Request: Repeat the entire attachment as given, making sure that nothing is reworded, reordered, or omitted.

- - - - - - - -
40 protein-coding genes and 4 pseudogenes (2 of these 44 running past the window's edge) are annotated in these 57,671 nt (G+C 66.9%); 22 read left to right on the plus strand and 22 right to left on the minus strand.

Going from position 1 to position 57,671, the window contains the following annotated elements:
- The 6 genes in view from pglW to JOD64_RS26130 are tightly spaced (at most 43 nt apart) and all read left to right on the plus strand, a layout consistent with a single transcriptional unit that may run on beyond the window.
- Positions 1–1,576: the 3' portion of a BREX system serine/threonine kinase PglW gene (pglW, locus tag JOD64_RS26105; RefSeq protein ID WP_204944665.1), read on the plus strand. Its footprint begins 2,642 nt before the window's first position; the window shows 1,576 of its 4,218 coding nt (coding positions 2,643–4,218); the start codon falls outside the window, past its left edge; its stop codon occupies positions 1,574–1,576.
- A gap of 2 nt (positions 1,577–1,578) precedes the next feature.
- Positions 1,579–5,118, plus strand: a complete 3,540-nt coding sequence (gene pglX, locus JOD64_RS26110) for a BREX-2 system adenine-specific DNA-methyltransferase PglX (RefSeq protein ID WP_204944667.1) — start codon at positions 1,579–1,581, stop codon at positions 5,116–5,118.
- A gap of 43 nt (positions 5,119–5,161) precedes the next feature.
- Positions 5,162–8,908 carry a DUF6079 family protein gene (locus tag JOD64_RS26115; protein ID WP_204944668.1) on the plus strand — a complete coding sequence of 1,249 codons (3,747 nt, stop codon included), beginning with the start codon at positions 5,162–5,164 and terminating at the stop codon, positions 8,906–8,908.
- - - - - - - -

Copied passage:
40 protein-coding genes and 4 pseudogenes (2 of these 44 running past the window's edge) are annotated in these 57,671 nt (G+C 66.9%); 22 read left to right on the plus strand and 22 right to left on the minus strand.

Going from position 1 to position 57,671, the window contains the following annotated elements:
- The 6 genes in view from pglW to JOD64_RS26130 are tightly spaced (at most 43 nt apart) and all read left to right on the plus strand, a layout consistent with a single transcriptional unit that may run on beyond the window.
- Positions 1–1,576: the 3' portion of a BREX system serine/threonine kinase PglW gene (pglW, locus tag JOD64_RS26105; RefSeq protein ID WP_204944665.1), read on the plus strand. Its footprint begins 2,642 nt before the window's first position; the window shows 1,576 of its 4,218 coding nt (coding positions 2,643–4,218); the start codon falls outside the window, past its left edge; its stop codon occupies positions 1,574–1,576.
- A gap of 2 nt (positions 1,577–1,578) precedes the next feature.
- Positions 1,579–5,118, plus strand: a complete 3,540-nt coding sequence (gene pglX, locus JOD64_RS26110) for a BREX-2 system adenine-specific DNA-methyltransferase PglX (RefSeq protein ID WP_204944667.1) — start codon at positions 1,579–1,581, stop codon at positions 5,116–5,118.
- A gap of 43 nt (positions 5,119–5,161) precedes the next feature.
- Positions 5,162–8,908 carry a DUF6079 family protein gene (locus tag JOD64_RS26115; protein ID WP_204944668.1) on the plus strand — a complete coding sequence of 1,249 codons (3,747 nt, stop codon included), beginning with the start codon at positions 5,162–5,164 and terminating at the stop codon, positions 8,906–8,908.